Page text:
What does the life cycle of a garment look like? Circular.Fashion, a “sustainable change agency” from Berlin, is eager to find out.
One of five winners of the H&M Foundation’s 2019 Global Change Award, Circular.Fashion is embarking on a pilot study to test the viability of a proprietary digital platform it dubs the “Loop Scoop.”
Intended as a “one-stop solution” for designers creating garments for the circular economy, the system includes a sustainable materials library, a raft of best-practices guidelines and a “product check” that confirms if a garment is optimized for recyclability at the end of its life.
All approved products, Circular.Fashion notes, will be tagged with a unique digital identity, known as a Circularity.ID, meant to conduct a “transparent flow of information” across the value chain.
But first, Ina Budde and Mario Malzacher, founders of Circular.Fashion, have to release some garments into the wild—more specifically, 100 “circular T-shirts,” which they are currently offering through Indiegogo for $40 a piece.
“We want to learn from you how a circular product is used, reused and disposed of,” Budde and Malzacher wrote on their campaign page. “The Circularity.ID opens up this dialogue and holds the full story of the garment from insights on material and production, to instructions on how to prolong the use of the piece, to finally ensure recycling.”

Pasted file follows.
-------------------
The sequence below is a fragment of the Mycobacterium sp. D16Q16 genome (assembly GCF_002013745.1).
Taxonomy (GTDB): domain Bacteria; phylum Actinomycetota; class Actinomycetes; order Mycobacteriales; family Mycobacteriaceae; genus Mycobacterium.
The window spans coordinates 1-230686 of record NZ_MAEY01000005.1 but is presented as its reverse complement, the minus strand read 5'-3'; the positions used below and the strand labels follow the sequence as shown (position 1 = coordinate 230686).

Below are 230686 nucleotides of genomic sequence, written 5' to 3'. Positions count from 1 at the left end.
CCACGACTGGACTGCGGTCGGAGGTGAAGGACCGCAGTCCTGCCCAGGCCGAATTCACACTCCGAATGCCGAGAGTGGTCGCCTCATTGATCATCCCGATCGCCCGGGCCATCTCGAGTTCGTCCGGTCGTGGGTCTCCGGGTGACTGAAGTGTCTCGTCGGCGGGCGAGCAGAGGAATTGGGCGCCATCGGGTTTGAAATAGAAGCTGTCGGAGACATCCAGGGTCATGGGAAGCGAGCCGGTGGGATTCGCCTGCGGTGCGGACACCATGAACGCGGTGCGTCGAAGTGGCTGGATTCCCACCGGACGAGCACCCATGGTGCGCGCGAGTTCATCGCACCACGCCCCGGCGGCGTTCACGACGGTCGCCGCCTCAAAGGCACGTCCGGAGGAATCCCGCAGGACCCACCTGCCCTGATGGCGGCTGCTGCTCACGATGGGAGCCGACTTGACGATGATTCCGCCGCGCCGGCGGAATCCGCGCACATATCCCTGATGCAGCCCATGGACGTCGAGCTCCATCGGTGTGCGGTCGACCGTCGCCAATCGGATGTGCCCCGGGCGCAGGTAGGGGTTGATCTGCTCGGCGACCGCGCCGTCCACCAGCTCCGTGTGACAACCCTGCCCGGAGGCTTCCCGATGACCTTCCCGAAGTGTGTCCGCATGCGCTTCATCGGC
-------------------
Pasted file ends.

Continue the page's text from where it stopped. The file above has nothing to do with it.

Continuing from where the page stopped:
Circularity.ID coordinates a “network of reverse supply-chain intelligence” by opening up an interface that doubles as a kind of digital passport when scanned. “A sorting software enables efficient product identification and ensures that each piece is delivered to its predefined fiber-to-fiber recycler,” they added.
The shirts have been crafted from a single “mono-material for the bio-cycle,” presumably cotton. Available in white, each one comes with a dye sachet to allow color updates and prolong use.
The Circular.Fashion system itself is poised to launch in spring 2020, although the agency says it is interested in collaborating with select brands to hone the platform before then.